We know that the technical enterprise has delivered all the water, food, energy, housing transport, buildings, and products that we in the OECD countries currently completely rely on to meet all of our needs. We also know that this successful technical enterprise is responsible for the climate crisis and biodiversity collapse. Our engineering success, and the economic system built on that success is not sustainable. In 2015, the World Federation of Engineering Organisations (WFEO) issued a statement in response to the COP21 Paris Agreement. The statement of ethical responsibility applied to all engineers to take actions required to safeguard humanity’s future. In November of 2021, the COP26 Glasgow Accord gave unambiguous requirements for action: 80% reduction of emissions must be accomplished within the next two decades. Engineers can clearly understand the IPCC 5th Assessment Report  of the probability of exceeding 2 degrees Celsius global warming as a “failure limit” on loading the atmosphere and oceans with CO2.
The role of engineering in addressing climate change is clear from the top-level view:
- Change every engineered system to use 80% less fossil fuels and materials
- Adapt end use and economic activities to the new climate-safe consumption levels
- Re-develop assets to be resilient to the locked-in climate hazards
- Innovate and deliver regenerative technical enterprises
At this point we could make a lengthy list of “solutions” technologies. As engineers we are hard-wired to get to solutions, step up and get on the job. But in this case, that would be the wrong response. History provides the evidence that the “solutions” currently at the top of the list being put forward by lobbyists have not reduced fossil fuel production. The Hutton Series on Climate Change Final Report  included the list of solutions. But it also included a hint of something new. Now, one year later, there have been research papers exposing the false promises of the solution technologies; the unintended consequences, the hidden costs and the technical incongruities. But there was one key innovation highlighted in the 2021 Final Report that has grown, gained traction, and become the foundation for a corrective trans-discipline in engineering.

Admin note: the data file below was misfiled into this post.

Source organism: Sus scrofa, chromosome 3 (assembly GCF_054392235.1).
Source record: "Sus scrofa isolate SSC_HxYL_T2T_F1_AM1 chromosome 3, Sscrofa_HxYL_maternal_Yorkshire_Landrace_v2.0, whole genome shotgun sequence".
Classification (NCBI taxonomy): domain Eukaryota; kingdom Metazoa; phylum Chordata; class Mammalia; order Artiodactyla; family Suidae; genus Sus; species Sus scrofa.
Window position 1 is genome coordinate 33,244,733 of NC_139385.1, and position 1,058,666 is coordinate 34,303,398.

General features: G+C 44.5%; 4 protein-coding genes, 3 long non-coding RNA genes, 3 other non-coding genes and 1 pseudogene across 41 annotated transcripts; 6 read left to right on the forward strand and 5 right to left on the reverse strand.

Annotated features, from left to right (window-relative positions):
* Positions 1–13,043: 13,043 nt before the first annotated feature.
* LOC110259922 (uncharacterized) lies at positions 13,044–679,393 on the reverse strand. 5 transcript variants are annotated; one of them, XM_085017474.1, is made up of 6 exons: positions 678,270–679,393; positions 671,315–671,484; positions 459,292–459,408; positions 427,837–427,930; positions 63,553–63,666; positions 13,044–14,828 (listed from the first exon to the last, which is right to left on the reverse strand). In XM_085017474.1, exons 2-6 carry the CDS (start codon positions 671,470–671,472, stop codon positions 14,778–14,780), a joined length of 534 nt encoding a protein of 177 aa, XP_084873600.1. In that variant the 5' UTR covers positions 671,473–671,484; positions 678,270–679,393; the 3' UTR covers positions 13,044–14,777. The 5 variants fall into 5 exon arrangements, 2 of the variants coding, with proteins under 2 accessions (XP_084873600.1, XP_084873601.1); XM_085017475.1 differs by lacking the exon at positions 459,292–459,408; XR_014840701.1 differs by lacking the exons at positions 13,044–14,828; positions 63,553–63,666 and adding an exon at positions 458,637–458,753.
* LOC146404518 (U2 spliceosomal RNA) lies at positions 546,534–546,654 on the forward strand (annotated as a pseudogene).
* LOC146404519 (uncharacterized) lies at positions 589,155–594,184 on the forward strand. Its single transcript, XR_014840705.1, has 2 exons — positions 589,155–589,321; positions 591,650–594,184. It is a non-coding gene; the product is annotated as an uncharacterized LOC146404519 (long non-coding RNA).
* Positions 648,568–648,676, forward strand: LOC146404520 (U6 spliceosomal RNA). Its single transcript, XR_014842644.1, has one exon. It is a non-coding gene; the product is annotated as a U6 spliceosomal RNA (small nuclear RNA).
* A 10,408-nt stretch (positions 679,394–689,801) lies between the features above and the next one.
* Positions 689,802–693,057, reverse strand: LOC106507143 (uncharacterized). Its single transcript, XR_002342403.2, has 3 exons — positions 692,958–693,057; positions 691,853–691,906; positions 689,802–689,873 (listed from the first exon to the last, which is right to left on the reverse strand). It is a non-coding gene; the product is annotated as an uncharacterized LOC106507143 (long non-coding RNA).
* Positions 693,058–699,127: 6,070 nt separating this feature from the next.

There is one key priority, innovation and action that has always been the way that unsustainable practice was downshifted effectively, and rapidly. This is the corrective trans-discipline. A corrective trans-discipline is a duty of care practice that emerges within engineering fields in response to failures of engineered systems that were contemporaneously successful, profitable and legal. An early corrective trans-discipline is sanitation engineering, which followed the cholera outbreaks caused by successful water supply and drainage systems. Another is boiler safety engineering in response to widespread boiler explosions. The corrective trans-discipline of most interest is Safety Engineering which emerged shortly after the Triangle Shirtwaist Factory disaster in 1911 in Manhattan USA. The figure below gives a sample of corrective trans-disciplines and the dimensions of safety, security and sustainability that they address. The term corrective refers to the duty of care work to prevent what is preventable. Unfortunately, failures that injure or cause loss of life, loss of property or access to resources, and failures that commit future generations to degraded wellbeing and lost opportunities become clear after they happen. That said, one of the hallmarks of corrective trans-disciplines is the diligent attention and investigation of the “worst case scenario” and seeking to understand possible hazards and failures. The head-in-the-sand is not allowed. The term trans-discipline refers to the fact that the core processes and tools are common to application in any field, even though the particular standards, technologies require specialist expertise. For example, Safety Engineering is always a duty of care to protect life and health by preventing accidents and hazards. However, safety in electric power plants is different from safety in highway traffic.